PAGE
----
Hickory is chittering at me for posting plants two days—
“Not just plants, Nutmeg. But boring ivy plants. At least you could show flowers.”
“Stop it right there, young man.” Miz Flora huffed out her fur. “There is a demand for this information. Just stop and listen.”
Okay, as I was saying, yesterday we showed poison ivy, and today we’re featuring another native vine that many humans confuse with it: Virginia Creeper, Parthenocissus quinquefolia. For a few weeks now I’ve noticed that humans are finding our site with the search terms “five leaf vine.” We did mention Virginia Creeper in that April poison ivy post because they are confusing. But Miz Flora and I decided Virginia Creeper needs its own day with lots of pictures that will help set people straight.
Like poison ivy and grape vines in our area, Virginia Creeper will climb trees.
And it trails across the ground. That’s English Ivy above the single creeper vine at the bottom. Notice the five leaves, that radiate from one central point. This is called palmately compound and you can remember it because it’s like your hand. Your human hand that is, not our paw.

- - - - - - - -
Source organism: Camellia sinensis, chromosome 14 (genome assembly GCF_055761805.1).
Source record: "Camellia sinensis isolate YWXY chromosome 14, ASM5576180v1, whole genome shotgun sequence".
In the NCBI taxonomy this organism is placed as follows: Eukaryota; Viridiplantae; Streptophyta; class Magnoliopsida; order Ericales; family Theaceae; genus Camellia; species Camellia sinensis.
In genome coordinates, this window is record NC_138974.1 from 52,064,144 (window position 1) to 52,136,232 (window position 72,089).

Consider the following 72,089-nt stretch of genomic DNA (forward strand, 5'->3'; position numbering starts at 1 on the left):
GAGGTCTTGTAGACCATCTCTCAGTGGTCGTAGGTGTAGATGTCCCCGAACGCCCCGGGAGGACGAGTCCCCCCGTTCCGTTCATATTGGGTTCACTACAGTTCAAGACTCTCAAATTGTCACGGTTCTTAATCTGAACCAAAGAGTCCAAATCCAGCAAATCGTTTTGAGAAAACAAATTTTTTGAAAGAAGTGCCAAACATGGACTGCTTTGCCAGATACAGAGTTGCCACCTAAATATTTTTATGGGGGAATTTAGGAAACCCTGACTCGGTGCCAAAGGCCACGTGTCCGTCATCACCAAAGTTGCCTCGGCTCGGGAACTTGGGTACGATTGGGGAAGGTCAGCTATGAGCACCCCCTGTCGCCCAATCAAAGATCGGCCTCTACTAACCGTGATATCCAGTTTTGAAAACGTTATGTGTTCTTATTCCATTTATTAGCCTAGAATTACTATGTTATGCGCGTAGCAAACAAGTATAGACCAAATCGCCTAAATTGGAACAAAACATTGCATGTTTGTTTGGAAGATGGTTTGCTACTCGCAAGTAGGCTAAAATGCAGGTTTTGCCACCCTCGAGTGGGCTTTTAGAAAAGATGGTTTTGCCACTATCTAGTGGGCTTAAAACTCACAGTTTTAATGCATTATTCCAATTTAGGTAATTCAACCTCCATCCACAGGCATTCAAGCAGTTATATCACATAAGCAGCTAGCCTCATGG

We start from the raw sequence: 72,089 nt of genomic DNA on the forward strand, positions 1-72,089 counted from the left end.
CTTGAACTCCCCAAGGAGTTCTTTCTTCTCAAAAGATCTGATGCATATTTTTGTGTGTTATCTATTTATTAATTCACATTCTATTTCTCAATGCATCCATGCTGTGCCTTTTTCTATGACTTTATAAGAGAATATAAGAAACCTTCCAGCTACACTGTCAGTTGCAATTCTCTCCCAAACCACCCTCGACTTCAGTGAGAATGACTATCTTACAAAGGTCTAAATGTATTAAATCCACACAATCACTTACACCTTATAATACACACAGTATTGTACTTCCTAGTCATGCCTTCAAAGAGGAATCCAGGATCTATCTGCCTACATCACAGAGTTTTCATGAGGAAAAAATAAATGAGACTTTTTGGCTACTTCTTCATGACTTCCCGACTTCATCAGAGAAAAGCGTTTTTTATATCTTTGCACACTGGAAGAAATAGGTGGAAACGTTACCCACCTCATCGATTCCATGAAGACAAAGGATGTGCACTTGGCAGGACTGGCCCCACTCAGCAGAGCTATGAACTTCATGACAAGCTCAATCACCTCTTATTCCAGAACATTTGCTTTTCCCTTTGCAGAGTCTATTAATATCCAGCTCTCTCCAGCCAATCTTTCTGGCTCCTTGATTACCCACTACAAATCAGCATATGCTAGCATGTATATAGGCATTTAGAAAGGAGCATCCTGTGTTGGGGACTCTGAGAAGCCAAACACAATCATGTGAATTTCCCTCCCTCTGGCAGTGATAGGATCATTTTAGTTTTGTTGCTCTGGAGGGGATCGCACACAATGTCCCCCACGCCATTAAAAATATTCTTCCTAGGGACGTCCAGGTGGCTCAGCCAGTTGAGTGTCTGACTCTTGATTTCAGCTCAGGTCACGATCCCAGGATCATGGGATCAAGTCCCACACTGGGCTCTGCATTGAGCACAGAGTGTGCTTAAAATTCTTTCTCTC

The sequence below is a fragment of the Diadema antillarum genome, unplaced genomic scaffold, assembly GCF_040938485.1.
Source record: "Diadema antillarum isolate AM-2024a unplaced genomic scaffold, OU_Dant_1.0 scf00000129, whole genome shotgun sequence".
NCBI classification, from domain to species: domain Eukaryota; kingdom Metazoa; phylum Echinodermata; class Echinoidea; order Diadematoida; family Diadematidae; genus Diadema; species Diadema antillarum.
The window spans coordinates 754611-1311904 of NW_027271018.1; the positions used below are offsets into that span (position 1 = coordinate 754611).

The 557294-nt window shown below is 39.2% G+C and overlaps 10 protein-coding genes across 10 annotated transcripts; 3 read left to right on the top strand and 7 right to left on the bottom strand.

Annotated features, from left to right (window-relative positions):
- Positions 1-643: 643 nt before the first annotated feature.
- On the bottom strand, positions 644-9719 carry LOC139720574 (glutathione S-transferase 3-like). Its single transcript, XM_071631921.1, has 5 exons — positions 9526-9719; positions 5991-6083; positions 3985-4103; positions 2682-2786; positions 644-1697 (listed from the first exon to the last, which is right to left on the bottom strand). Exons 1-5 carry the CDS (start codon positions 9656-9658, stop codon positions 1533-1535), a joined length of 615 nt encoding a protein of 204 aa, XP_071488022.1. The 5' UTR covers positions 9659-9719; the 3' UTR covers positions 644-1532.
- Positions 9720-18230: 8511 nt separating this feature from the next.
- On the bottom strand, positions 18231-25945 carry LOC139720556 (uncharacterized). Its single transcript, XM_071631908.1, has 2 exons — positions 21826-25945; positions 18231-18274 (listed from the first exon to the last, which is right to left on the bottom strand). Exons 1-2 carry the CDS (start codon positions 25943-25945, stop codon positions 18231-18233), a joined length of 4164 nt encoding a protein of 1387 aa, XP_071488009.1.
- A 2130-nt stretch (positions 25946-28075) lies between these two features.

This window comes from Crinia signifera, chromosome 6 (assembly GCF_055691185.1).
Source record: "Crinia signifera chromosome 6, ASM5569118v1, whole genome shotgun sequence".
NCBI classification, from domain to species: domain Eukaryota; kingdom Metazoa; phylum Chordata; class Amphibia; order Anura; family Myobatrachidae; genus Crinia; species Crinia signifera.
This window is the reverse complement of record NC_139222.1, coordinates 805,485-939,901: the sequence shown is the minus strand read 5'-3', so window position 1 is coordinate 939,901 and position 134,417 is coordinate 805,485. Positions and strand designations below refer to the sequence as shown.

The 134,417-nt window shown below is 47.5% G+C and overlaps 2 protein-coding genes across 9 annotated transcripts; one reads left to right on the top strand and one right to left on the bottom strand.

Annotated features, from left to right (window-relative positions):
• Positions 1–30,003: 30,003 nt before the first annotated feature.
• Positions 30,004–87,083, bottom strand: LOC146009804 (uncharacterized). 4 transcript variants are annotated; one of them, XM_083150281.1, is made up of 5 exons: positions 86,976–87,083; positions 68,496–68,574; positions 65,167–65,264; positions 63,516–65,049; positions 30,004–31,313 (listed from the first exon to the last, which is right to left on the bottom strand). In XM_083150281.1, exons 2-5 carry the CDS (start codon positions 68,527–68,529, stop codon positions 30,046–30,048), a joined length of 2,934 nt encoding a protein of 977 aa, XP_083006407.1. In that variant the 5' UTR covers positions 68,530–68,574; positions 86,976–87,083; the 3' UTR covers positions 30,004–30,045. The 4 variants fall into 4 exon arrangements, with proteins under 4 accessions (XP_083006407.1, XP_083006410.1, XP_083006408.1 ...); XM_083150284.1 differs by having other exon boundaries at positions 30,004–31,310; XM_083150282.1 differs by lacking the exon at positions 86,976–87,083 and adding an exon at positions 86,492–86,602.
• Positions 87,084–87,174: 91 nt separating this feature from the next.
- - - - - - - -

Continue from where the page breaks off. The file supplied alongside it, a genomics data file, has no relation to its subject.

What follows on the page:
The plant can have just three leaves, especially at the tips of new vines. This is why it gets confused with three-leaved poison ivy. That, and the edges of the leaves are also irregularly toothed. But after you look at a number of them, you start to see that the leaf surface isn’t as smooth on the creeper, or as shiny. The vines do not have hairs. Instead, a few tendrils with a tiny disc hold the woody vines to surfaces.
We hope this helps with your identification of the two vines. It would be nice if you humans let the Virginia Creeper grow around your woodlands. It has a berry that is moderately toxic to humans, but is widely eaten by birds in the winter when the pickings are slim.
“Hey, Nutmeg? How about that last picture?”
Oh, yeah. Just in case you thought this plant was easy with the five leaves—it’s not. Virginia Creeper can also have more than five leaves. Sorry, but sometimes nature is funny like that.